NEW YORK, United States — We might be in the midst of ‘fashion month’ — the four consecutive weeks of runway shows that wind their way from New York to London to Milan to Paris — but it’s also Spring 2015 market season, the time when designers and their sales teams showcase their other goods to potential buyers. Simultaneously in Paris, Première Vision, the fashion industry’s most important fabric trade show, is underway. That’s where you’ll find New York designer Nellie Partow, who is already researching textiles for her Fall 2015 collection. “PV,” as attendees like to call it, is crucial to a designer like Partow, who sources from Italian mills and often develops custom fabrics with her suppliers. Indeed, it’s the first step that she and many other designers take in the creative process of building a collection.
But how does one get from PV to the sales showroom? “I think it varies so much between brands,” says Partow, who spent many years designing ready to wear for big companies, including Calvin Klein and John Varvatos. “For me, I need to come to PV with a concept, or you can get very distracted in there.”
The creative process of building a piece of fashion varies widely from designer to designer, label to label, and market segment to market segment. But for most companies, from mass retailers to high-end makers of ready-to-wear, it starts with research. For some, that means building mood boards of imagery that captures the feeling a designer (or design team) is going after. For others, it means going on a vintage shopping expedition and lining up these pieces on dress forms, or else spending days and days at the library poring over history books. Inspiration trips are often a starting point for many ready-to-wear designers.
At the mass end of the market, designers and merchandisers spend time scanning trend forecasting databases for predictions on what colours, silhouettes and fabrications will be popular in the coming seasons. Mass retailers also often ask their teams to monitor what’s selling at luxury department stores and buy pieces they can use for pattern inspiration. While a designer like Partow might do her own fabric research, others have sizable teams who do this research for them. Indeed, so much of what happens during product design and development has to do with budget, the level of design and personal preference.
Once a designer has a concept — sometimes strict, often loose — in his or her head, it’s time to start building pieces. Some start by sketching, others by draping fabrics on a dress form or live model. (For instance, a designer like Isabel Toledo prefers to work on a form, while Zandra Rhode starts with textiles.) Still others use sophisticated CAD (computer-aided design) software.
“This is where the iterative process is really crucial,” says Fiona Dieffenbacher, the director of the BFA fashion design program at Parsons The New School for Design and author of Fashion Thinking: Creative Approaches to the Design Process. “We ask students to do a lot of tests, revealing something new to them.” The sort of silhouette the designer envisions will also affect the process. A heavily draped garment must be worked out on a form, while a tailored piece might work better if it is first done as a flat pattern.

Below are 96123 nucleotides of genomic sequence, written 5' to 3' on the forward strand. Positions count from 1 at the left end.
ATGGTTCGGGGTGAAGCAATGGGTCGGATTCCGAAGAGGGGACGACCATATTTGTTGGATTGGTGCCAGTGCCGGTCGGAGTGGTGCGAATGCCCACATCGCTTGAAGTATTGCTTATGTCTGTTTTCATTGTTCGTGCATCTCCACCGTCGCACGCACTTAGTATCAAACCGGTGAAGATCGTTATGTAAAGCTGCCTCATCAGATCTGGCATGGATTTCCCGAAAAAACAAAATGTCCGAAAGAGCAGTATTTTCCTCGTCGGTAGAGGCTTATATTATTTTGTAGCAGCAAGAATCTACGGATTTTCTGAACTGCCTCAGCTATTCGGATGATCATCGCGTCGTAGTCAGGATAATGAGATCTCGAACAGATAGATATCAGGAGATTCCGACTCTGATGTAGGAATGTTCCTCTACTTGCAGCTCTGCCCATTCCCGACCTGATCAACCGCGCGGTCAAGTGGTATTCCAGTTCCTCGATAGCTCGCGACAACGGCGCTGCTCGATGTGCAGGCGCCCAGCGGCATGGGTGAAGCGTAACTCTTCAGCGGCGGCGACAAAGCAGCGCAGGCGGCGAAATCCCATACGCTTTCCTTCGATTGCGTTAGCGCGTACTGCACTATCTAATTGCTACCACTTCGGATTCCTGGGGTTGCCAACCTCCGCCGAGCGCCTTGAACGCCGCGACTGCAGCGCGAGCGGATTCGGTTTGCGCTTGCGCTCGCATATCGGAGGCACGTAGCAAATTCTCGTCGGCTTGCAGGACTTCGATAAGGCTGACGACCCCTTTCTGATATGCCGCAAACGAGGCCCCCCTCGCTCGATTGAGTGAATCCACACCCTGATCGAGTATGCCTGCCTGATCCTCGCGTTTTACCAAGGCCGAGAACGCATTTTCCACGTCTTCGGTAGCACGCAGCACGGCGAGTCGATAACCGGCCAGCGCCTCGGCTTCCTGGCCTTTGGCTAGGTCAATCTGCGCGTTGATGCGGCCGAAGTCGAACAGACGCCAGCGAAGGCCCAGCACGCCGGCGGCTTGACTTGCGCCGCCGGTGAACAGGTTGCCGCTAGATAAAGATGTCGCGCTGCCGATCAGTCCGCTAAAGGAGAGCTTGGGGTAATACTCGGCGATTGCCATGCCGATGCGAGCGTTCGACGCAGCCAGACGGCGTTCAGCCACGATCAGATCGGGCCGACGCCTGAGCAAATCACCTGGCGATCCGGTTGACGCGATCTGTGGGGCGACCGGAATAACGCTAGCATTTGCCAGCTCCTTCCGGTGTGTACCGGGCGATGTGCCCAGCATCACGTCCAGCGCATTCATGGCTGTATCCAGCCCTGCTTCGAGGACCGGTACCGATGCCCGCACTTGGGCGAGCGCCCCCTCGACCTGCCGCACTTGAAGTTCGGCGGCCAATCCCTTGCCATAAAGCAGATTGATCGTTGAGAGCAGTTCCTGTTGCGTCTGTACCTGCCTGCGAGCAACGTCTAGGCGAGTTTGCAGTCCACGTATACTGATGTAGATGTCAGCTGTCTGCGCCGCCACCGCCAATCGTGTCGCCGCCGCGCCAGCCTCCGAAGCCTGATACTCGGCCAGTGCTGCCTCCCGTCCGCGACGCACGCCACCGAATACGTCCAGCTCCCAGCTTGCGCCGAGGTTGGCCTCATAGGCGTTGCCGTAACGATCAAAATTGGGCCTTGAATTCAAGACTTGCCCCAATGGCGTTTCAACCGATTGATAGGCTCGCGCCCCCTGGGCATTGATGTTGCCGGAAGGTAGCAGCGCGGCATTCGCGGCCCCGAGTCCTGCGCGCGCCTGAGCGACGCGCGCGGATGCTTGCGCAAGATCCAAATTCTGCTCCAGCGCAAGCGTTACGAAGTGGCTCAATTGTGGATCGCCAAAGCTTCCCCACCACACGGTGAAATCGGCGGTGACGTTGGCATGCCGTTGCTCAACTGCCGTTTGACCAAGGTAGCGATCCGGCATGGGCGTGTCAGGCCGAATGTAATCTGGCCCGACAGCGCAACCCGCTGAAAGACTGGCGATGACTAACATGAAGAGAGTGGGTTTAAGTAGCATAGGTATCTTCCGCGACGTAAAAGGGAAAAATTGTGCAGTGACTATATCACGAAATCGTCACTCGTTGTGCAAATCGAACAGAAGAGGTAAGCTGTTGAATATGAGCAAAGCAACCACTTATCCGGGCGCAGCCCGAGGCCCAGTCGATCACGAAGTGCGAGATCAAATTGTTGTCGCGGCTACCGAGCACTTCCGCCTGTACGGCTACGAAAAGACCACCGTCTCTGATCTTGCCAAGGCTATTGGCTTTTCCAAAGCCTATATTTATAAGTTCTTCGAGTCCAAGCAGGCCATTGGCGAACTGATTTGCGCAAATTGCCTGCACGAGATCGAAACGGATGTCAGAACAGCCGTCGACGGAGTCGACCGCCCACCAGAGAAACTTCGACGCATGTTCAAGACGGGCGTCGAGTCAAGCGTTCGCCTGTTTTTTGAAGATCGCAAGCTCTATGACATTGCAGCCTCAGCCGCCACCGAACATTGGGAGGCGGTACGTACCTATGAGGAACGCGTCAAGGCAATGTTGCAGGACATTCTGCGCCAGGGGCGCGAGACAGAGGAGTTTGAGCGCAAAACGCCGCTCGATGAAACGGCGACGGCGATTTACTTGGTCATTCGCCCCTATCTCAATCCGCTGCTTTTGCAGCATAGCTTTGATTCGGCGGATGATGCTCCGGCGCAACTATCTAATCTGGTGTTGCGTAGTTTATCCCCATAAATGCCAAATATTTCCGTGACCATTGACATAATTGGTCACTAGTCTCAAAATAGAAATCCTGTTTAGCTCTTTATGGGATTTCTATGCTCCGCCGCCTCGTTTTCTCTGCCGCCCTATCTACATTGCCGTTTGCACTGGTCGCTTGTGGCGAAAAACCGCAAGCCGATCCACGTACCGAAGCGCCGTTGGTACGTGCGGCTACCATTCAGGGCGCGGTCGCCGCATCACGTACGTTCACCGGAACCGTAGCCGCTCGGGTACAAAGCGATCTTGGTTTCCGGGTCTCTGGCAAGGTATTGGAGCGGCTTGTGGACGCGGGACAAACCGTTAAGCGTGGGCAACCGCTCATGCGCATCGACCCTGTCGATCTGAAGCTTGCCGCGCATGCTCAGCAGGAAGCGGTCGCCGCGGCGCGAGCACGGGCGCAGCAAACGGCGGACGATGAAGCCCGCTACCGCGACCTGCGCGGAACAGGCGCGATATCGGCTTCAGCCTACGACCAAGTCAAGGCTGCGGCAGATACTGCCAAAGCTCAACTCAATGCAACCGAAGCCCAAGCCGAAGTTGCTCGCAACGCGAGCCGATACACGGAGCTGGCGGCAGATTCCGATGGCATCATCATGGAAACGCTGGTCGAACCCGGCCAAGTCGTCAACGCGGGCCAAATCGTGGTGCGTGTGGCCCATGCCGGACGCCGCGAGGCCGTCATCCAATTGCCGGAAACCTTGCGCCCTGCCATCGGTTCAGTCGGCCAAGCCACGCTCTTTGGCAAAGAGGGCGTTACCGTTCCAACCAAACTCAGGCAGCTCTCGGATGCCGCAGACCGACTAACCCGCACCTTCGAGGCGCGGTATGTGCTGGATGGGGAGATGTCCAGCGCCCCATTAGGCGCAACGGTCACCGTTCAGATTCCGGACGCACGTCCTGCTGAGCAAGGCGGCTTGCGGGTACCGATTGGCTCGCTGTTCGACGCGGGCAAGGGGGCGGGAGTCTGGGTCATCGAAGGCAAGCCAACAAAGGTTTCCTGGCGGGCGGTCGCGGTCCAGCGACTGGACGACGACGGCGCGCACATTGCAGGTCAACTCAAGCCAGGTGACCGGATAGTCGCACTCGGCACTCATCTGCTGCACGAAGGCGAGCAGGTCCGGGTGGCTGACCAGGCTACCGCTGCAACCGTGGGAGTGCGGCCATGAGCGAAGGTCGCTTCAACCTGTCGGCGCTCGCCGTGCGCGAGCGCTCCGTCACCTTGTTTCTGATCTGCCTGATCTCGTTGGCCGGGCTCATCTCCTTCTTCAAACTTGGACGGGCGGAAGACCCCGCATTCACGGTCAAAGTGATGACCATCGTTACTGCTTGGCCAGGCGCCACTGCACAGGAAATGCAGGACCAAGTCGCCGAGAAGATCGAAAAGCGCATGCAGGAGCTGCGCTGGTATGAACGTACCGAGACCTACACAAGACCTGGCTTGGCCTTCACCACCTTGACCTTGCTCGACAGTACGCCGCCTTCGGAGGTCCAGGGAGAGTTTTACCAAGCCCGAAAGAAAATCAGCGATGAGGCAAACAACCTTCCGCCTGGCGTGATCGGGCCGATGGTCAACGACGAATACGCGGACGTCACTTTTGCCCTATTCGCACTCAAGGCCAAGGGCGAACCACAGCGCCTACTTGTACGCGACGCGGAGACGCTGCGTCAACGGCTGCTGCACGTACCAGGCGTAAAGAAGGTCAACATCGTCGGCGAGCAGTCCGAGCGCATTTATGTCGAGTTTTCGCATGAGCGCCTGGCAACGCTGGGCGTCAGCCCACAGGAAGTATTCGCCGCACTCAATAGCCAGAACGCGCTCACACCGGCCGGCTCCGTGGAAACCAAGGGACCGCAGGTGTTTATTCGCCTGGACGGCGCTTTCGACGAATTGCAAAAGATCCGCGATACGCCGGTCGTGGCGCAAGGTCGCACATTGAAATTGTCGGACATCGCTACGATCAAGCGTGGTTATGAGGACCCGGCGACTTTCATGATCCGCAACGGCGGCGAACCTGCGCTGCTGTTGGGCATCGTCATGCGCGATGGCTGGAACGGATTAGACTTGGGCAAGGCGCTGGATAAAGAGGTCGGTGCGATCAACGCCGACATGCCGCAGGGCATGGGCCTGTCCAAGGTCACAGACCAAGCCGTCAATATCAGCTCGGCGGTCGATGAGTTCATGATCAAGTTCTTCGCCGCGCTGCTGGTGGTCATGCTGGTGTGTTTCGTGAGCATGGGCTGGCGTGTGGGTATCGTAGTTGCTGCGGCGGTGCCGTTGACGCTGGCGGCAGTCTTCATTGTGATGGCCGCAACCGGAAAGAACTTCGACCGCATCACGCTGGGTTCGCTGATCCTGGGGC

At this point, a designer typically has a pattern cut and goes through the process of fitting on a muslin. “It’s about refining, refining, refining,” says Melissa Coker, the designer behind New York-based, Los Angeles-made line Wren. “At this point you’re fleshing out your whole line. You might design 40 silhouettes and then refine until you get down to the strongest pieces.” Some brands, particularly big-budget makers of mid-priced garments, will drop 50 percent of what they design in development. Some drop 70 percent. Smaller brands need to be more economical, however. Partow says she brings 90 percent of what she develops to market. “I’m at a luxury price point, so it’s expensive to develop. I was just looking at cashmere that’s $400 a yard. Because the process is so expensive, I try and stay really tightly edited.” In fact, many upscale brands, even those with a bit of financial wiggle room, like to keep the number of looks they discard below 30 percent. The goal is to offer the buyer more options, but also to keep more conceptual pieces in the mix.
But no matter their process, every designer — whether they’re making a $200 dress or a $4,000 coat — seems to end up, in some way, in the same place. “Ultimately, it’s about creating desire,” says Dieffenbacher. “Whether it’s a commercial or conceptual piece, it’s about the connection between the product and consumer. That’s the magic moment.”
This article is sponsored by Lectra, the world leader in integrated technology solutions that automate, streamline and accelerate product design, development and manufacturing processes for industries using soft materials. To help companies transform and support change management, Lectra brings the most inspiring insights and best-practice solutions, based on more than 40 years of expertise in fashion and apparel.